Self-reports of sexual assault are affected by a variety of factors including the number of questions, question phrasing, and context. Participants (307 women, 166 men) were randomly assigned to one of two forms of a questionnaire. One form had the tactics used to obtain forced sex as the initial frame of reference, whereas the other form had the type of sex that was forced as the initial frame of reference. Seventy-five percent of the women who received the tactics-first version reported that they had at least one victimization experience since the age of 14, as compared to 62% of the women who received the type-of-sex-first version. Sixty-nine percent of the men who received the tactics-first version reported that they hud at least one perpetration experience since the age of 14, as compared to 36% of the men who received the type-of-sex-first version. These findings have implications for how questionnaires should be designed to maximize reporting of sexual assault incidents.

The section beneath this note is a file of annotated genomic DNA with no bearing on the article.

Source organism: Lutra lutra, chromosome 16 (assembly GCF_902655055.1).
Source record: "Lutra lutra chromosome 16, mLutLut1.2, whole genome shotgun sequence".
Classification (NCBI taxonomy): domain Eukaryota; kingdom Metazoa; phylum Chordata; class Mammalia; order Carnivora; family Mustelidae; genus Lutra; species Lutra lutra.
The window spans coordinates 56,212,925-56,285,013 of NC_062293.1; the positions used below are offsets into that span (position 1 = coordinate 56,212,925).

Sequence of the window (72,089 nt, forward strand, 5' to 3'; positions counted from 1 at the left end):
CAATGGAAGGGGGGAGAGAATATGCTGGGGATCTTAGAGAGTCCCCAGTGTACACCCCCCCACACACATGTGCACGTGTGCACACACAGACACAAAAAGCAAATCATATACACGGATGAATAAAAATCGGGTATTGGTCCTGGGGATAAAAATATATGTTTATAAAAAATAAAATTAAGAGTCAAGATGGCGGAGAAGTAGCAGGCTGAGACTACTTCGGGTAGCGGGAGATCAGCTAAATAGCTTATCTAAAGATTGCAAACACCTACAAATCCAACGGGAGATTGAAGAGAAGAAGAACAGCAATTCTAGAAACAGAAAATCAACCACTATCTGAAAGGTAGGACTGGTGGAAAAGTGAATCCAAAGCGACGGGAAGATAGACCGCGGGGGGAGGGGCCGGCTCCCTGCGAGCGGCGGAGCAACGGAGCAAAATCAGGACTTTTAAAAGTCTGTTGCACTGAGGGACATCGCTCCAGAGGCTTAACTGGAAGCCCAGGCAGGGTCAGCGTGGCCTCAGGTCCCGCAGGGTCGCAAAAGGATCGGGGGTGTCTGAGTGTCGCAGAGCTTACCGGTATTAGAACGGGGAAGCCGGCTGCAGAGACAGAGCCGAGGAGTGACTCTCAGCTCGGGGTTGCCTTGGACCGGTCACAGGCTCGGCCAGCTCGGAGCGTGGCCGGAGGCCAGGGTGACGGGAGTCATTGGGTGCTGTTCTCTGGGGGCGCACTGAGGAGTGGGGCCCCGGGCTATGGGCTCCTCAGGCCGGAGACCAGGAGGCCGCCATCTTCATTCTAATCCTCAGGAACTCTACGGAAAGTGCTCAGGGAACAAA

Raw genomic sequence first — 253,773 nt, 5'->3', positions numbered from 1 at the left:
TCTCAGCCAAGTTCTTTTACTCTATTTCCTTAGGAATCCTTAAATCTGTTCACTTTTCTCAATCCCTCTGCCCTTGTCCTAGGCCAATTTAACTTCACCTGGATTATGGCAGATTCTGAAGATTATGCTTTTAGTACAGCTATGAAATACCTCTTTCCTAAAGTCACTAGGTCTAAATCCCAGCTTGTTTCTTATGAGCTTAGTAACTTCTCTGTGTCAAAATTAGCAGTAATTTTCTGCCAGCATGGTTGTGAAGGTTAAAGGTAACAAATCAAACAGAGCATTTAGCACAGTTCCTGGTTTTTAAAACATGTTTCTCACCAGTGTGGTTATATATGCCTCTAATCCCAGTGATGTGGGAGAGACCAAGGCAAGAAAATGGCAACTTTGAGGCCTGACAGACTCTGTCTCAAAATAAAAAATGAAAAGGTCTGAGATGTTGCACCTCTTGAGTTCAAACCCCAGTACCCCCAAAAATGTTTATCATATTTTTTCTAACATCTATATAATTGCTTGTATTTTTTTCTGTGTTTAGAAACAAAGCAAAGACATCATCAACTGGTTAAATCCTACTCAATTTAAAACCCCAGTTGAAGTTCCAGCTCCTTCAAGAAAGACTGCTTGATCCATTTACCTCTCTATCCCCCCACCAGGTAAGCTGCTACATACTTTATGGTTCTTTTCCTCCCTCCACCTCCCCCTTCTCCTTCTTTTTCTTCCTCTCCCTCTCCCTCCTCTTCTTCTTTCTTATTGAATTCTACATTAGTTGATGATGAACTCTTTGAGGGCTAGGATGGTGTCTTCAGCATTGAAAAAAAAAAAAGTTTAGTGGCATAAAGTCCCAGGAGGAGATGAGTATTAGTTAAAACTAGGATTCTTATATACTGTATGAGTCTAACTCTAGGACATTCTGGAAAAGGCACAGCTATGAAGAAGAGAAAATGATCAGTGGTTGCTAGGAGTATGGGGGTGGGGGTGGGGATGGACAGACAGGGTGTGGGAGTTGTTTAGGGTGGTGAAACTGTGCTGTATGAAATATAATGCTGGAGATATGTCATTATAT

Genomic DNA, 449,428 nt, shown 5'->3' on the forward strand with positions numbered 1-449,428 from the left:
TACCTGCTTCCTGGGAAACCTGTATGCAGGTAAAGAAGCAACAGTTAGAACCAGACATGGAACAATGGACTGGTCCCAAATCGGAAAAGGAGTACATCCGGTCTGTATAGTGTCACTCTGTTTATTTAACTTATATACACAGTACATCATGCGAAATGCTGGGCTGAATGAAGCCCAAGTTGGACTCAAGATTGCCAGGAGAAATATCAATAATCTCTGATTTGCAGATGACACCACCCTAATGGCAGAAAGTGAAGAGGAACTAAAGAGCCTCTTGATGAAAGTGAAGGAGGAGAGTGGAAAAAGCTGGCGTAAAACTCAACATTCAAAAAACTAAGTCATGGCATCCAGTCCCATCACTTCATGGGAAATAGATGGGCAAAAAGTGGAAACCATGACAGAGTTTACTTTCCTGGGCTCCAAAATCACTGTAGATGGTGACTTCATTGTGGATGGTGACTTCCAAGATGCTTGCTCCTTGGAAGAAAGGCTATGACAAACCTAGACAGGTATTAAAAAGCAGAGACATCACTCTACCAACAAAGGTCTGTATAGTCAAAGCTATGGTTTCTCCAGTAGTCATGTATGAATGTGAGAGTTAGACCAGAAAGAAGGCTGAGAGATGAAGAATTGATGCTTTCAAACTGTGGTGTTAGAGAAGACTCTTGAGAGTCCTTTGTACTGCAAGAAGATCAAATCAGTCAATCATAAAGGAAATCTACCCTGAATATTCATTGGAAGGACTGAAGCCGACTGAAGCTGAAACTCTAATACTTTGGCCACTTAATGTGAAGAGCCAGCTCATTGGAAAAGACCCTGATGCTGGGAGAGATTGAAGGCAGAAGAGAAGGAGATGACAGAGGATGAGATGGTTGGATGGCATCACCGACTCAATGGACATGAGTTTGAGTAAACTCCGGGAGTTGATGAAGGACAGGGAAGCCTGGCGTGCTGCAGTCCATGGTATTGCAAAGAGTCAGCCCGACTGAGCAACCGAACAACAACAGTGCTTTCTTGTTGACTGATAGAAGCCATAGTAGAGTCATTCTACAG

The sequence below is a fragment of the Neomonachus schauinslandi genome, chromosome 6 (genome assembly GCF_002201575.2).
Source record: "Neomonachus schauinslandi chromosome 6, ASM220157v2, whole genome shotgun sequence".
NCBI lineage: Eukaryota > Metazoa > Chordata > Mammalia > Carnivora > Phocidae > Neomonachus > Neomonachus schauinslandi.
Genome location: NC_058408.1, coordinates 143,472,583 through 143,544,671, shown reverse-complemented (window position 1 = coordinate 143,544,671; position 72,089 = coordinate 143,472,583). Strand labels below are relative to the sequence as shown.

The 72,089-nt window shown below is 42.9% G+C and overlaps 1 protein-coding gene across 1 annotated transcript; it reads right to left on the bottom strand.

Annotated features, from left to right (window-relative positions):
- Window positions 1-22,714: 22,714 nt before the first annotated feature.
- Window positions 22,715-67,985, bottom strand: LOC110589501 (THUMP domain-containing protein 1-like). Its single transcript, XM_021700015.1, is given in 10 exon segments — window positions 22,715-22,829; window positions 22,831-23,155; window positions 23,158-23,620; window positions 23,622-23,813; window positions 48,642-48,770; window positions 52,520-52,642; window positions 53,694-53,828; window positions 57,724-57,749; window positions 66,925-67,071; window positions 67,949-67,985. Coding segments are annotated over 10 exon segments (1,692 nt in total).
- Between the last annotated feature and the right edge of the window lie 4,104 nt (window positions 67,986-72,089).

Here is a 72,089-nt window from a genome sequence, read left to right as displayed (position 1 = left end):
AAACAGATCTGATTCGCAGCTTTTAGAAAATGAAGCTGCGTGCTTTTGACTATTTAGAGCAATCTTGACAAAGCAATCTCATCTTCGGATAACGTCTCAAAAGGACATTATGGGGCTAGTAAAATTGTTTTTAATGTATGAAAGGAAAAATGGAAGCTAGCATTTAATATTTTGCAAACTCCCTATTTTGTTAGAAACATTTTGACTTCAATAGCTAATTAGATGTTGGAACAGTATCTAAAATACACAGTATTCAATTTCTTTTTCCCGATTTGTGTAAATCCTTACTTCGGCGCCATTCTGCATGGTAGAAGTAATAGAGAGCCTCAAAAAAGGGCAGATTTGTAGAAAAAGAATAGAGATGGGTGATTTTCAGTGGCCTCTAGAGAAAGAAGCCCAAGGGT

ASJC Scopus subject areas
- Gender Studies
- Developmental and Educational Psychology
- Arts and Humanities (miscellaneous)